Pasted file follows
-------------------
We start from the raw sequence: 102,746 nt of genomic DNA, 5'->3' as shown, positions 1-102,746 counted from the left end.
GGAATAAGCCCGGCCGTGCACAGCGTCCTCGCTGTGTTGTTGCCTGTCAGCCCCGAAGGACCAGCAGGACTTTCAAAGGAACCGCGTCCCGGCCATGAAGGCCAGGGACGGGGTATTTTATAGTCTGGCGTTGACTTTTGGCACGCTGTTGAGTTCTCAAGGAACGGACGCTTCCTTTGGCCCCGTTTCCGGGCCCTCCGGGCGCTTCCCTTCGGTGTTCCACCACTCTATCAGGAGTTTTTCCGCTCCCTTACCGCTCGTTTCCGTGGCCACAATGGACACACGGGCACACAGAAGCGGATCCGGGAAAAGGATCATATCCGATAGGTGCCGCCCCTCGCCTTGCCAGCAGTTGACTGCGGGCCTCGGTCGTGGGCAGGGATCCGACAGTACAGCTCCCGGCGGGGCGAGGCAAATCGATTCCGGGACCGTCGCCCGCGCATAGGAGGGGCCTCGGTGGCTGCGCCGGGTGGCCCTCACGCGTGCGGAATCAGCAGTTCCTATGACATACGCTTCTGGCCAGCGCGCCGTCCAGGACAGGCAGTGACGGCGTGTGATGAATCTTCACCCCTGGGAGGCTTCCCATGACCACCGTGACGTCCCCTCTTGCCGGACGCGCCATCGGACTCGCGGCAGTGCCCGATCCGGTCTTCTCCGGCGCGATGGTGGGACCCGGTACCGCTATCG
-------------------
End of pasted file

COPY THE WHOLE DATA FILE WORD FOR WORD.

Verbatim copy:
We start from the raw sequence: 102,746 nt of genomic DNA, 5'->3' as shown, positions 1-102,746 counted from the left end.
GGAATAAGCCCGGCCGTGCACAGCGTCCTCGCTGTGTTGTTGCCTGTCAGCCCCGAAGGACCAGCAGGACTTTCAAAGGAACCGCGTCCCGGCCATGAAGGCCAGGGACGGGGTATTTTATAGTCTGGCGTTGACTTTTGGCACGCTGTTGAGTTCTCAAGGAACGGACGCTTCCTTTGGCCCCGTTTCCGGGCCCTCCGGGCGCTTCCCTTCGGTGTTCCACCACTCTATCAGGAGTTTTTCCGCTCCCTTACCGCTCGTTTCCGTGGCCACAATGGACACACGGGCACACAGAAGCGGATCCGGGAAAAGGATCATATCCGATAGGTGCCGCCCCTCGCCTTGCCAGCAGTTGACTGCGGGCCTCGGTCGTGGGCAGGGATCCGACAGTACAGCTCCCGGCGGGGCGAGGCAAATCGATTCCGGGACCGTCGCCCGCGCATAGGAGGGGCCTCGGTGGCTGCGCCGGGTGGCCCTCACGCGTGCGGAATCAGCAGTTCCTATGACATACGCTTCTGGCCAGCGCGCCGTCCAGGACAGGCAGTGACGGCGTGTGATGAATCTTCACCCCTGGGAGGCTTCCCATGACCACCGTGACGTCCCCTCTTGCCGGACGCGCCATCGGACTCGCGGCAGTGCCCGATCCGGTCTTCTCCGGCGCGATGGTGGGACCCGGTACCGCTATCG